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Frederick Starr
This eBook from the Gutenberg Project consists of approximately 409 pages of information about In Indian Mexico (1908).
he left us with the same smile with which he had received us.  On our next visit to Cholula much the same thing happened, but learning that we planned to stop at Cuauhtlantzinco on our way to Puebla, he stole a ride upon the car, for the sake of accompanying us.  He was a rather handy boy, good-natured and anxious to please, so that, later in our journey, we hired him for several days and let him do what he could to help us.

Much later, when at home planning the details of our next extensive journey, the thought struck us that it might be well to make the boy with the smile a member of our party.  It seemed as if, in going into districts rarely visited by strangers, it would be well to have the party as largely Mexican as possible.  If, however, the boy were to accompany us, it was necessary that he should first learn something of our work and needs, and perhaps of English.  Accordingly, I decided to go to Cholula and bring the boy up to the States.

The resolution was so hastily taken that there was no time to send word to the boy himself.  Going straight to Cholula, I had some difficulty in finding his abode.  I knew that the boy had no father, that his widowed mother had but one other child, a girl younger than the boy himself.  I had once seen the mother and the little sister; I also knew the street on which they lived.  Arriving at the street, however, no one apparently had ever heard of the boy.  One and another through the whole length of the street was questioned, but none knew his name or recognized his description.  Excepting that I knew that trait of Mexican character which assists acquaintances to seclusion, when they are sought by strangers, I should have despaired.  As it was, I kept on asking, and finally, from a child who could hardly speak on account of youth, I discovered the house which I sought.  It was a little hut set back behind a yard of growing corn.  I had inquired at the houses on either side and at the house across the road, as also of a man working in the corn in the yard itself.  But everyone had been profoundly ignorant of the boy’s existence.  Walking up to the house, I found the door open, and the mother and the little girl within.  The moment the woman saw me, she said, “Que milagro, Senor!” (What a miracle, sir!) and rising, gave me a warm embrace.  The little girl did the same.  “And where is Manuel?” I inquired.  “Ah, sir, he has gone to Puebla on an errand for a gentleman; but he will be back on the street-car at half-past ten.  Pray wait, sir, till he comes.”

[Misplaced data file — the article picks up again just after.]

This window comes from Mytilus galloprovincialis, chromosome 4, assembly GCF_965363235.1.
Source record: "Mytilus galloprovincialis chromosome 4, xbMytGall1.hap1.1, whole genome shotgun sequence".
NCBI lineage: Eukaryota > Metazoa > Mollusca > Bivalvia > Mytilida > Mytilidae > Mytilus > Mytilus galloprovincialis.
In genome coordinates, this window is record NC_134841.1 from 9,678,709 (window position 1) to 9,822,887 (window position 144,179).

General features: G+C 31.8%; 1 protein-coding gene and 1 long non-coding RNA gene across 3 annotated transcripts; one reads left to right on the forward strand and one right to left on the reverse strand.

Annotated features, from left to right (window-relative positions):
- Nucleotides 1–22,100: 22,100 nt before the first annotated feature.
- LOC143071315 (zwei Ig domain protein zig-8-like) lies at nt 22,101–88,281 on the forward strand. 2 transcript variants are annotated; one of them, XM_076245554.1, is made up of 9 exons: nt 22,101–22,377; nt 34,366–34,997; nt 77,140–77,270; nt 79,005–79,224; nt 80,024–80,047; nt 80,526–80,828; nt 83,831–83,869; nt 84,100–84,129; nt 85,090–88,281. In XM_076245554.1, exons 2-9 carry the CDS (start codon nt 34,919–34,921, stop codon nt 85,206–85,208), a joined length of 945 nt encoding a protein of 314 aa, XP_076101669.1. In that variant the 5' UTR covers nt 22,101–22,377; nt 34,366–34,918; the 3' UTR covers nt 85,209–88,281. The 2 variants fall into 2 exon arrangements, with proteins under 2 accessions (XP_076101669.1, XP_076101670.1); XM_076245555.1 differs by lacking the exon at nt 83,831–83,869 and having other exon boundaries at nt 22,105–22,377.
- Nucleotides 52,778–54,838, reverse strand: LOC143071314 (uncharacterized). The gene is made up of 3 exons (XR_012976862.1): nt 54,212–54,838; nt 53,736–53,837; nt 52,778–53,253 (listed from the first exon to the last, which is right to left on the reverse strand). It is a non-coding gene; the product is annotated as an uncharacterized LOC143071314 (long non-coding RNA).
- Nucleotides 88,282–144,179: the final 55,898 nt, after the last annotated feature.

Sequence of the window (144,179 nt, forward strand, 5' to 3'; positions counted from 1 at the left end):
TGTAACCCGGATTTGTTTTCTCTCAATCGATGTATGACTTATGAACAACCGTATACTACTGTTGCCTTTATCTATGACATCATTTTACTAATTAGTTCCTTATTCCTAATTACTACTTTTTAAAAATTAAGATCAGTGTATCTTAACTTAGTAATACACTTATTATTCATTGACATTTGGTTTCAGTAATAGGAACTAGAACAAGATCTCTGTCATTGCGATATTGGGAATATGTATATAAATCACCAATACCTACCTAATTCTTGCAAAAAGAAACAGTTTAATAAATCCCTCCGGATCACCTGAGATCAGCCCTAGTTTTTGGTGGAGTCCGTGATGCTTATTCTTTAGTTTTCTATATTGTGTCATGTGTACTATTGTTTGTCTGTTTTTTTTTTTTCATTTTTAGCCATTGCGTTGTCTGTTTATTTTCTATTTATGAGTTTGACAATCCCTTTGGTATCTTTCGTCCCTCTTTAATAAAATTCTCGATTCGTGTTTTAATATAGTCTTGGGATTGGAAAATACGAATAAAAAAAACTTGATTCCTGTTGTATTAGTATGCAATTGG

The house consisted, like most of its class, of a single room.  The walls were built of sun-dried bricks of adobe.  Entrance was by a single door.  There were no windows.  The floor was clay.  The flat roof was scarcely six feet above the floor.  The furniture, though ample, was scanty.  A little earthen brazier for heating and cooking, a stone metate, a rubbing-stone for grinding corn-meal, a table heaped

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